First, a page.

You will find when you approach de-escalation from this perspective, not only will you become much better at de-escalation, your fear level will be reduced and you'll get more respect, but your paperwork load will decrease significantly.

With this in mind, we'd like to give you a good rule of thumb: People become violent because they want something.

Remember that concept, you will see it again and again. More importantly, it can save you from spitting blood.

De-escalation Is For EVERYONE!
Why is knowing 'people become because they want something' important?

Well we can start with the fact that it allows use to identify if the goal is external or internal. And that is a going to make 
   A) a complex subject a lot easier to understand.
   B) deescalating a violent situation a WHOLE lot easier

(And BTW, we strongly suggest you follow that last link about wanting something. It's an introduction to the 'kinds' of violence and what people are hoping to achieve by becoming violent.)

When what someone wants is is outside of them (external), de-escalation is relatively easy.  Why do we say that? Did you know: Most physical violence comes with instructions on how to avoid it. He wants you to do -- or to stop doing -- something.  How will you know what to do? He's going to tell you. For example: If you don't shut up I'm going to kick your ass.  (This is a classic example of behavioral correcting violence) Most people fixate on the last part and totally ignore the first. Therefore they continue with a behavior that provokes violence. A behavior that if they'd changed would have prevented violence.

Here's good news about de-escalating someone with external goals, even if that exact goal cannot be reached, some kind of working compromise usually can be achieved. As in "You want B. B isn't going to happen, but would you settle for b?" Keep this point in mind, we'll come back to it in a second.

Where things start getting complicated is when the person's goals are inside their own head. This makes the both internal and subjective (e.g. 'respect,' pride or acting out). And since the goals are established internally and subjectively, they can change in the blink of an eye.

Internal goals do NOT necessarily mean the person is insane, but the source of the violence IS from what is going on inside that person's head. While not 100% accurate, a good way to understand this that what's going is really about is the person's fears, insecurities, emotions, dysfunction and perceptions. What you see on the surface often isn't what's really going on. This is why a conflict can often seem so confusing. It's supposedly about external goals, but no matter what you try it doesn't seem to fix it.

The first step of being able to de-escalate a situation is to be able to spot what kind of situation you're dealing with.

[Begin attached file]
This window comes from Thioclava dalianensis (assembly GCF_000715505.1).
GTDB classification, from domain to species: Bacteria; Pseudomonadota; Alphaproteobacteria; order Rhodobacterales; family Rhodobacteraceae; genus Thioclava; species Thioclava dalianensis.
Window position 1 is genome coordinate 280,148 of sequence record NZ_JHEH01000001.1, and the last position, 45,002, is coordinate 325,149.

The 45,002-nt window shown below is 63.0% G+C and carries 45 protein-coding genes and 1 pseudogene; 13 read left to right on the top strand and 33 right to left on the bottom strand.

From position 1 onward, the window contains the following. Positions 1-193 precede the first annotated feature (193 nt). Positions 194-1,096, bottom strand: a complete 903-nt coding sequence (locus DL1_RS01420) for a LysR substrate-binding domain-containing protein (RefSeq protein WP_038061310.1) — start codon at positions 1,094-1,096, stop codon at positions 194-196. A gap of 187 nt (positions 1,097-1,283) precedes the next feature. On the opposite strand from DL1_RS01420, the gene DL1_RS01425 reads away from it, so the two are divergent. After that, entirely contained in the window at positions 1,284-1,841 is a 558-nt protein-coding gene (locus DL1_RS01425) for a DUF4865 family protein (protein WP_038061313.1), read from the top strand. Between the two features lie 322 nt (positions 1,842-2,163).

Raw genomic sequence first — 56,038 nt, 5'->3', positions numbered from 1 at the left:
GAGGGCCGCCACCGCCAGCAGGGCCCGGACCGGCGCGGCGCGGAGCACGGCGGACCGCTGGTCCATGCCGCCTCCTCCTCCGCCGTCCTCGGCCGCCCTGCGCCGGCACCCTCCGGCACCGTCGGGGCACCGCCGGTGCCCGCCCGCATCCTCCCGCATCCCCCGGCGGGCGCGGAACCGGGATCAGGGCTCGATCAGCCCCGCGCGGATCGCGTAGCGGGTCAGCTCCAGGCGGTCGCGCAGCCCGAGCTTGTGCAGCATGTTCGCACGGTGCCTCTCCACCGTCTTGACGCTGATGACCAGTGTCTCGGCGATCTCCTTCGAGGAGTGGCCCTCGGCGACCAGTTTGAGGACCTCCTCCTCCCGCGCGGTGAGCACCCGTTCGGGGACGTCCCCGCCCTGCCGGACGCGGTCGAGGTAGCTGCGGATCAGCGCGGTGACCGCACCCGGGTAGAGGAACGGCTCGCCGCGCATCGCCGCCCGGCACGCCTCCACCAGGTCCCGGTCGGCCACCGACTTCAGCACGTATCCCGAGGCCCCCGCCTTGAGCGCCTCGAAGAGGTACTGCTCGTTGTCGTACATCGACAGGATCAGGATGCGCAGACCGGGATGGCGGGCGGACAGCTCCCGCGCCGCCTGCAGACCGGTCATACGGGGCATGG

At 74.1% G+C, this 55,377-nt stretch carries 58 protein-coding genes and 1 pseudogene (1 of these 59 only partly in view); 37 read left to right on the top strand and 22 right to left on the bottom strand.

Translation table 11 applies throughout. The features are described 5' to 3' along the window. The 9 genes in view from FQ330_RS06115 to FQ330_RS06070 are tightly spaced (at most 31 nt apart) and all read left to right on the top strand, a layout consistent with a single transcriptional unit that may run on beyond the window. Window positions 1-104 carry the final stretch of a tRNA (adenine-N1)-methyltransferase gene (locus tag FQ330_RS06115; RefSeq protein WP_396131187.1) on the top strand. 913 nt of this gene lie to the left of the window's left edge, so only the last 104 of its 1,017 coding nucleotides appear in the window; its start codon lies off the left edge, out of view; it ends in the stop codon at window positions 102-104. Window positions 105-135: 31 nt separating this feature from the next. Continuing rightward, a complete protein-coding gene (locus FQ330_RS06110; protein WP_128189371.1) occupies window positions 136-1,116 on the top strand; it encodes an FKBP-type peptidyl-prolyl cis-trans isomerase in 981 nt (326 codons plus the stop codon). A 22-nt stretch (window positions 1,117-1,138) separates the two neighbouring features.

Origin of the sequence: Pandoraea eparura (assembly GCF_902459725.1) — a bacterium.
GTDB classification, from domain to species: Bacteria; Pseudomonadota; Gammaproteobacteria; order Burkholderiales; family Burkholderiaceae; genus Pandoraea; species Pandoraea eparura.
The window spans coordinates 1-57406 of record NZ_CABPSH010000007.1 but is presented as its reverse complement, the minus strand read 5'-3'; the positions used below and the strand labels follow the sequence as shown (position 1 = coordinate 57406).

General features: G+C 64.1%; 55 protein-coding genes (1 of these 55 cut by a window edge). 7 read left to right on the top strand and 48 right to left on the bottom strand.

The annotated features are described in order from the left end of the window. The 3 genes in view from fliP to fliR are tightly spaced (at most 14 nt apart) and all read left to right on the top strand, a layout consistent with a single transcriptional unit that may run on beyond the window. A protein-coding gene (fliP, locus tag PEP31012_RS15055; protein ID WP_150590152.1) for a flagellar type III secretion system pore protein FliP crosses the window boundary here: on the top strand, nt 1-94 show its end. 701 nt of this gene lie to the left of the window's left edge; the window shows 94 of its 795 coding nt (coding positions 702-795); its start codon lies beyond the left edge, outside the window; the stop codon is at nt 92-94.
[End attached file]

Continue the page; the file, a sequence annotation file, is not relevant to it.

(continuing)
Is it about what the person is ranting about or something else?

How do you know? Well the truth is, most of the time, he'll tell you and show you. All you need to know how to do is listen. Sometimes he'll say it outright. Other times you'll have to know -- when you hear certain phrases -- that something else going on. Once you hear those phrases, you'll know internal goals are running the show.

Whether the goals are external or internal, a fundamental rule of de-escalation is this: You're going to help that person get what he or she needs while at the same time getting what you need.

That last statement is the start of a huge paradigm shift about de-escalation. De-escalation ISN'T JUST about keeping a situation from becoming violent, it's about problem solving.

What's more it's about solving EVERYBODY'S problem.

That right there is the fundamental flaw with how most people approach de-escalation. They are only thinking about themselves. Which, if you think about it, is EXACTLY what the violent person is doing. He wants what he wants and to hell with you. A person who is only concerned with themselves (and their safety) while de-escalating isn't trying to solve anybody else's problem. They want the confrontation to end, but 'who cares about what set that person off in the first place?'

Why is that important? Because, if you don't approach it from the standpoint of 'let's see if we can solve everyone's problems,' then there is NO reason for the person to allow him or herself to be talked down! They WILL go off on you.

What's more is if you are 'saying nice doggie' while reaching for a stick (A.K.A placating him while waiting for security to show up and save you) then there's a good chance he will sense this and it will enrage him more.

Deescalation is not just about you. Deescalating a situation is for everyone's gain. Not approaching deescalation from the standpoint of trying to solve everyone's problem is a fundamental cause of failure for most deescalation attempts.

What You Need To Bring To The Table
In order to achieve this we say you need to meet five standards: